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A two-for-one ticket to Barkerland,
This review is from: Reversed Forecast / Small Holdings: AND Small Holdings (Paperback)
Nicola Barker is, for me, simply the most interesting novelist working in Britain today: here's a rather nifty re-packaging of two relatively short early novels.
"Reversed Forecast" is apparently a betting term, and gambling is one of the themes of her first novel. The reader is immediately plunged into the now familiar Barkerland: she was only 28 when this was published, but her utterly individual voice is already here; it could be summed up as darkly surreal, Monty Pythonish irony leavened by a surprising human touch (her characters are almost all oddballs, often losers; but she obviously cares about them, and she makes the reader care too). The central character, Ruby, is a likeable soul who experiences fewer difficulties with the business of living than most of Barker's creations: much of the plot concerns her unexpected acquisition of a racing greyhound. The rest of the novel's cast are decidedly odder: Sylvia, who has the bizarre ability to unwittingly attract flocks of birds of all kinds, and who is crippled by the allergic condition Bird Fanciers' Lung; anarchist Vincent; Stephen, who has a thing about Meryl Streep. The plot is (as ever with Barker) complex; but after a variety of darkly tinged mayhem, the ending is upbeat.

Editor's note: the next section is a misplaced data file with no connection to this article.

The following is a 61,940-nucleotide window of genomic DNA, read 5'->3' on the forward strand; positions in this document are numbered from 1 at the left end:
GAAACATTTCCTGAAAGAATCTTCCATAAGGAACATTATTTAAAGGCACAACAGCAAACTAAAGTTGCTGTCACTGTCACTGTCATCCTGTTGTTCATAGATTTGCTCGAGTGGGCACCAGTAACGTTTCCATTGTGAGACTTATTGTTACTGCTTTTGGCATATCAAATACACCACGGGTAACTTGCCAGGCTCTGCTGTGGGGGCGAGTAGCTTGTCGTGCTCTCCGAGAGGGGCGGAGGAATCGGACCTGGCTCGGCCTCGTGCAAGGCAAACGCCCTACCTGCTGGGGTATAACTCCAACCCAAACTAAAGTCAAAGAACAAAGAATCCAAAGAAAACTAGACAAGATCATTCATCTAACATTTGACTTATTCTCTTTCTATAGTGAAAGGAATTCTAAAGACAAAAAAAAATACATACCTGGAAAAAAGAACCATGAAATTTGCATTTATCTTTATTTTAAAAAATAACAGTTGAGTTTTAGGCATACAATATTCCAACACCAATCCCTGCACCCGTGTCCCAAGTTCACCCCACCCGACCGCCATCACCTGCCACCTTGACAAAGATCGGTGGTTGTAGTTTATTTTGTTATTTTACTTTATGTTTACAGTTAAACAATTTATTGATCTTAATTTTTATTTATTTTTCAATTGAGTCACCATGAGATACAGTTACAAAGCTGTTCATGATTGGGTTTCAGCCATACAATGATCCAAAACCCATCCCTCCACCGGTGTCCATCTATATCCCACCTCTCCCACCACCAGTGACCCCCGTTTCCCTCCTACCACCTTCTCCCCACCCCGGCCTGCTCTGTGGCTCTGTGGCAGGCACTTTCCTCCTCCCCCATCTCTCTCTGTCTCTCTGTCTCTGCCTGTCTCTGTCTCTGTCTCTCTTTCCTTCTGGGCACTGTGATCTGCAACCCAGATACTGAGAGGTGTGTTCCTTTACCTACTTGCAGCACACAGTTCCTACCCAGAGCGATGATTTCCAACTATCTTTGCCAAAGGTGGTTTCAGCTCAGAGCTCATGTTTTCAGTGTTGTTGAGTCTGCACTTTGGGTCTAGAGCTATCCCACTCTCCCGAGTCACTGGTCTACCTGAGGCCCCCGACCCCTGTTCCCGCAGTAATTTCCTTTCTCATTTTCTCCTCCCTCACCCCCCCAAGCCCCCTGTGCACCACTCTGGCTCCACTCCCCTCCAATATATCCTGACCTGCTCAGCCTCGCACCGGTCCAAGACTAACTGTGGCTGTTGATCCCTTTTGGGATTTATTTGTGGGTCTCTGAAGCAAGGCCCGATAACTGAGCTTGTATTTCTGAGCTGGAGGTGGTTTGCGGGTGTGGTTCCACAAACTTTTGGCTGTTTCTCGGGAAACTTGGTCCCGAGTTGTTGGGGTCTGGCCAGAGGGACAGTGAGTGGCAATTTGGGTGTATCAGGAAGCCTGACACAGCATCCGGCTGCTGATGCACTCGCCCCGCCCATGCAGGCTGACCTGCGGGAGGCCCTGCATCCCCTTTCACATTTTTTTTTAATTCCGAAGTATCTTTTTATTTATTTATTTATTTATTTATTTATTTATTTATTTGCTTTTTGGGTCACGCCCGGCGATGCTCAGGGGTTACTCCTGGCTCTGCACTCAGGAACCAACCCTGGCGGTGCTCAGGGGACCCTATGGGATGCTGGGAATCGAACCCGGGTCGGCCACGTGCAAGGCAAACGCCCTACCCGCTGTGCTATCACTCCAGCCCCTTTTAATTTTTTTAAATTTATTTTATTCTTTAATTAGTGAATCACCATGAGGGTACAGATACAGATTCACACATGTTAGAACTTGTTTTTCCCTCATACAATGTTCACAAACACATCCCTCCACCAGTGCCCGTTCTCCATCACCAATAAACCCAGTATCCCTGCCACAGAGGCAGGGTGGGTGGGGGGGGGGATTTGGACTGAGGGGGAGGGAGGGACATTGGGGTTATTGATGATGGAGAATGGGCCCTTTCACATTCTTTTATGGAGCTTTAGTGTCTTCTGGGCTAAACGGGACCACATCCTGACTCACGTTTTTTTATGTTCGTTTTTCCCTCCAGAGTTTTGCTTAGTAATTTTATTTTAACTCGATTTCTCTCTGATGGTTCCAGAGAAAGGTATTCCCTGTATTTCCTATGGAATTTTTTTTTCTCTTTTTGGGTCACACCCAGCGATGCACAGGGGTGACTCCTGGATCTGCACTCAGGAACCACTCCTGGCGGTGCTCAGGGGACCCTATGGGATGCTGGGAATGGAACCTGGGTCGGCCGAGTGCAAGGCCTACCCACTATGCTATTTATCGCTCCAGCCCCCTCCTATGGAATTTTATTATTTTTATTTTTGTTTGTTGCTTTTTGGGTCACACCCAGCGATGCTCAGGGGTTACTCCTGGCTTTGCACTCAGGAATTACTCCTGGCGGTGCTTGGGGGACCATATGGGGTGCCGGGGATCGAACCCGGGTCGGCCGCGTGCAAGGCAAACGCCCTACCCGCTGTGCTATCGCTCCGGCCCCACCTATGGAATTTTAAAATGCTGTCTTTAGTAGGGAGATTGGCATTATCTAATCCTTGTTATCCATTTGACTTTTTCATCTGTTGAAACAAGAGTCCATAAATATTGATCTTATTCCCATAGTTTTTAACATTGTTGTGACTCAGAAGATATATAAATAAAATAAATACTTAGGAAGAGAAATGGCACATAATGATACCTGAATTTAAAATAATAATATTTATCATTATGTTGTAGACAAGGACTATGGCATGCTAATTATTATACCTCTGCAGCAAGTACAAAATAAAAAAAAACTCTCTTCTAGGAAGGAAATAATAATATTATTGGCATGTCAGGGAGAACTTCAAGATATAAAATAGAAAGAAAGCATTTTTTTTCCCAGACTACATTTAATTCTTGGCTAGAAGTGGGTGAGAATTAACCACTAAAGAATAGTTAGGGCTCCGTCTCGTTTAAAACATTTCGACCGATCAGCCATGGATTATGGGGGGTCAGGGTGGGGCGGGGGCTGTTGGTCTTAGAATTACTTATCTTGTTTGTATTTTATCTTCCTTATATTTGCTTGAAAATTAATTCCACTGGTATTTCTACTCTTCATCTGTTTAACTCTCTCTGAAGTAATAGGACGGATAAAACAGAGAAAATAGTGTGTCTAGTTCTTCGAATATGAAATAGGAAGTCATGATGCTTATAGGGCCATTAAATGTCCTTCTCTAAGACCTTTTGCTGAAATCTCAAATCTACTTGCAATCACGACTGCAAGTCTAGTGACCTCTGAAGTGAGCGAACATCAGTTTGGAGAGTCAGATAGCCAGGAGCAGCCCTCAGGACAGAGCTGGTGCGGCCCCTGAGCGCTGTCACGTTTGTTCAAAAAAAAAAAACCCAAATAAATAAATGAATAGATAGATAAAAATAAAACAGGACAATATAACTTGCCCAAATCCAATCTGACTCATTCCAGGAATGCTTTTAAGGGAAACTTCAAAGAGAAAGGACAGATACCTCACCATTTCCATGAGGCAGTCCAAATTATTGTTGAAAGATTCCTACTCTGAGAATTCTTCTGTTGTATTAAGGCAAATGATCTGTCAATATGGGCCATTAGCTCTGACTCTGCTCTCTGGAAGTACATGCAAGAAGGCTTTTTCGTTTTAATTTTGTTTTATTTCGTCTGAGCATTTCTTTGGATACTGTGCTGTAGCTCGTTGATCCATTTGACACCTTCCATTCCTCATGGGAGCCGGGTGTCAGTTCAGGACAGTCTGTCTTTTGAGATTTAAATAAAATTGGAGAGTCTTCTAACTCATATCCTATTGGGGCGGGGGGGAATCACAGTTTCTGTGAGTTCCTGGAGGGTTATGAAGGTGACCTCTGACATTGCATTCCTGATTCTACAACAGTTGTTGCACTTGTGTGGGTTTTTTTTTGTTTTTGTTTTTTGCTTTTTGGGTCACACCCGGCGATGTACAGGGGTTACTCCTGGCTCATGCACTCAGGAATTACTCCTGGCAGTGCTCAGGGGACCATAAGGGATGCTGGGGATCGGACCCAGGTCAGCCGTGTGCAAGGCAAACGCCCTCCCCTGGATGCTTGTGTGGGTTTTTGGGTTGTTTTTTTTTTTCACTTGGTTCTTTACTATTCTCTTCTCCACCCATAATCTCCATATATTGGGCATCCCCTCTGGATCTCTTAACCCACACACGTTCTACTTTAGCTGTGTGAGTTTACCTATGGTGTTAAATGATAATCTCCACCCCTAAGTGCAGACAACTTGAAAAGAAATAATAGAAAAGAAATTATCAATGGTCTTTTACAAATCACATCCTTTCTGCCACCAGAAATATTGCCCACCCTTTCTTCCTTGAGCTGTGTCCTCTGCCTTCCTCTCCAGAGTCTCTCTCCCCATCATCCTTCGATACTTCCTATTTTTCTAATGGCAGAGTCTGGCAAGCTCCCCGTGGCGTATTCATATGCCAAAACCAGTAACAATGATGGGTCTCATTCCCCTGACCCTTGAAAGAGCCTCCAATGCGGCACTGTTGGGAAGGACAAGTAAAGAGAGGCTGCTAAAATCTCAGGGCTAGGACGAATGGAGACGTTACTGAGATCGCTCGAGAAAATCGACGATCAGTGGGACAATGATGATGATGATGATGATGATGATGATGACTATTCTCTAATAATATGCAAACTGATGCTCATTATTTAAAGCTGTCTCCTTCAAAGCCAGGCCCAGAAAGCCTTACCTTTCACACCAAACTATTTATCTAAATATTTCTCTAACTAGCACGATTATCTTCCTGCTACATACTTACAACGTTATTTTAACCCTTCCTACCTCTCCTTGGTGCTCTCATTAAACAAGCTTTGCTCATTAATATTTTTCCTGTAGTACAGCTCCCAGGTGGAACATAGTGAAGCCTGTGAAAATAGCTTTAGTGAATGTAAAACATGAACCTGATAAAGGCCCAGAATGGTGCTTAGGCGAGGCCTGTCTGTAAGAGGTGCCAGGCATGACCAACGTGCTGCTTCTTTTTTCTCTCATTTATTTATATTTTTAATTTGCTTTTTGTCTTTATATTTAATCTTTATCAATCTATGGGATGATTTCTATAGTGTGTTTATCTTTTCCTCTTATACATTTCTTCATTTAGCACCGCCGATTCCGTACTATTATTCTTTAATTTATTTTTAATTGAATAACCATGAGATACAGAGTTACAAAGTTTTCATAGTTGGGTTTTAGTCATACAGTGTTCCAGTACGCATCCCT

"Small Holdings" is shorter and more comic, though still with Barker's characteristic shadowy undercurrents. It involves the lives of a company of gardening contractors as they lose the franchise for the upkeep of a North London park. There's painfully shy Phil, our narrator; manager Doug, quietly going utterly off the rails, who blames the ills of the universe on the failings of the London postcode system; half-blind truck driver Nancy, with whom Phil is in love; fat, cherub-faced Ray... oh yes, and Phil's arch-enemy and tormentor, a female ex-museum curator with only one leg called Saleem. Barker does some utterly extraordinary things with this unlikely cast, and the book contains some remarkable set pieces: Doug's greenhouse-smashing tractor rampage; Nancy's Big Night Out; Saleem's near-seduction of Phil.
Both books are shorter and more anarchic than her later offerings, and to some extent feel like an initial working-out of themes she returns to in her later, meatier books. However, as an introduction to her offbeat world, this is a very attractive package.